Sure, but why risk cocking a loaded gun if it isn't necessary? I know that if the hammer slips it will fall on an empty chamber, but what if someone forgot to skip that chamber? Since you can just rotate the cylinder into place on the NMV, cocking and lowering the hammer is needlessly introducing the possibility of a mishap however unlikely that it may be.

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Also thanks to Mr Grizz, I try to learn for my mistakes for sure but would much rather learn from others mistakes.

 

Agreed. I find that it is usually cheaper and a lot less painful to learn from others mistakes :).

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No offense, but if you still do it this way, you obviously have not learned from your mistake. Load one, skip one, load four, close the loading gate, then just rotate the cylinder to lock it on the empty chamber. There is no reason to cock it until you are ready to shoot. At least this works for NMV's. Maybe the old ones are different.

I'll offer the benefit of the experience of those who have gone before me in loading a pistol. It has saved me more than a few times.

Ruger: Open the gate, load five, spin the cylinder to check for high primers (even if you have visually done so previously), place the empty cylinder under the hammer, close the gate, wiggle the cylinder to confirm it is locked in place. Of course, Colt shooters must do the cock and release thing, but I know more than a few Colt shooters who also spin their cylinders.

 

I can't tell you how many times a primer has been just high enough to drag a bit, yet I could take it out, look at it, feel of it and not be able to tell that it is funky…except that I spun the cylinder. Better to find it at the loading table than on the firing line where it might completely hang up.

 

Grizz, I'm reminded of what I've always told my kids about the difference in a stupid person and a smart person. A stupid person only learns from their own experience. A smart person learns from their experience AND the experience of others…which means they don't have to make all the mistakes themselves. It appears to me that you're saying the same thing. Thanks for sharing your experience.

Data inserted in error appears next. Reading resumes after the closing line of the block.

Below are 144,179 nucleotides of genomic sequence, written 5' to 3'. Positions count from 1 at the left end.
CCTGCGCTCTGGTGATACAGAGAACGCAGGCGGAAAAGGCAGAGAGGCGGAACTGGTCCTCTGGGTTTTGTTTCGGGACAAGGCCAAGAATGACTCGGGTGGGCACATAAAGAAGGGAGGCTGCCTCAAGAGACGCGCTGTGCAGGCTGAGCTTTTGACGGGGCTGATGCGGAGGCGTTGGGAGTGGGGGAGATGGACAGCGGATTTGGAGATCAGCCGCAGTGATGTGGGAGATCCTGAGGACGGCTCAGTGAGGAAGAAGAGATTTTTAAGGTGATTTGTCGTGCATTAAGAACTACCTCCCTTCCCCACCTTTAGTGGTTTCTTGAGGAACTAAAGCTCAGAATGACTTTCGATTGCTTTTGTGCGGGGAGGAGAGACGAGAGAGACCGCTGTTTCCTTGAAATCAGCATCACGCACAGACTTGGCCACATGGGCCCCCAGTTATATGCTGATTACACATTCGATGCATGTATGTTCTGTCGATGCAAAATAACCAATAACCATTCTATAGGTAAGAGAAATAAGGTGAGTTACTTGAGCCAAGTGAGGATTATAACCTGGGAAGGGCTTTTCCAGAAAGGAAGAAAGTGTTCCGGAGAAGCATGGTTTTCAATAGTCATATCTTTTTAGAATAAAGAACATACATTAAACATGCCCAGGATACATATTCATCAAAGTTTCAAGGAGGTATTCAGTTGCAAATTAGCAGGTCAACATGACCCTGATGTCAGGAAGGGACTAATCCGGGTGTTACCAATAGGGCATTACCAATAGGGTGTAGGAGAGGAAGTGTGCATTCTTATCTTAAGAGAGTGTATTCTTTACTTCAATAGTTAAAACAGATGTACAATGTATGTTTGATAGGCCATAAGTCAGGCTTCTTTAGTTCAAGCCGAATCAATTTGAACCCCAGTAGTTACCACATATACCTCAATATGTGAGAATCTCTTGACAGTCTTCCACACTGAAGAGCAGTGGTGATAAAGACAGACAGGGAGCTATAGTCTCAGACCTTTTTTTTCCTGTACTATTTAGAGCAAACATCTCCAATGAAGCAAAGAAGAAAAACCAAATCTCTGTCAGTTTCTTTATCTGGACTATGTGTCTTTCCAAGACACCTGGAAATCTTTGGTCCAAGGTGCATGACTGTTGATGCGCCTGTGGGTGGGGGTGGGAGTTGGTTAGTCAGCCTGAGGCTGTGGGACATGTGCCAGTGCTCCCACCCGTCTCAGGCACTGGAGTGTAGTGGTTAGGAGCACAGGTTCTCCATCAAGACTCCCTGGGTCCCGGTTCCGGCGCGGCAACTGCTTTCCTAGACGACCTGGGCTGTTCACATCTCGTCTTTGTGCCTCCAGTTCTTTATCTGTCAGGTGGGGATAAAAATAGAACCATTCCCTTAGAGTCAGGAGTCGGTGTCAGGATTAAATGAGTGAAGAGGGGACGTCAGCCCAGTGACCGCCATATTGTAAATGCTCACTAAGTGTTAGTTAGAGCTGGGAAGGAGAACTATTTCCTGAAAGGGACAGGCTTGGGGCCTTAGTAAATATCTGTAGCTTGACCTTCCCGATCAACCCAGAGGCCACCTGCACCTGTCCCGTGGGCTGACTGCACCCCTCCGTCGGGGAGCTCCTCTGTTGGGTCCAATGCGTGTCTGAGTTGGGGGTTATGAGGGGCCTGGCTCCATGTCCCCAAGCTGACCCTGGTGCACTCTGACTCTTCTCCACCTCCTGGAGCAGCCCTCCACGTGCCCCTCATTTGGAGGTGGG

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OK, we've rehashed mine enough, now, anyone else have some mistakes they've made they'd care to share and let the rest of us learn from?

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... spin the cylinder to check for high primers (even if you have visually done so previously)...

 

I can't tell you how many times a primer has been just high enough to drag a bit, yet I could take it out, look at it, feel of it and not be able to tell that it is funky…except that I spun the cylinder. Better to find it at the loading table than on the firing line where it might completely hang up.

 

This.

 

I did the load one, skip one, load four, close the gate routine too. Then a high primer bit me on the firing line. Learned from that.

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I'll offer the benefit of the experience of those who have gone before me in loading a pistol. It has saved me more than a few times.

Ruger: Open the gate, load five, spin the cylinder to check for high primers (even if you have visually done so previously), place the empty cylinder under the hammer, close the gate, wiggle the cylinder to confirm it is locked in place. Of course, Colt shooters must do the cock and release thing, but I know more than a few Colt shooters who also spin their cylinders.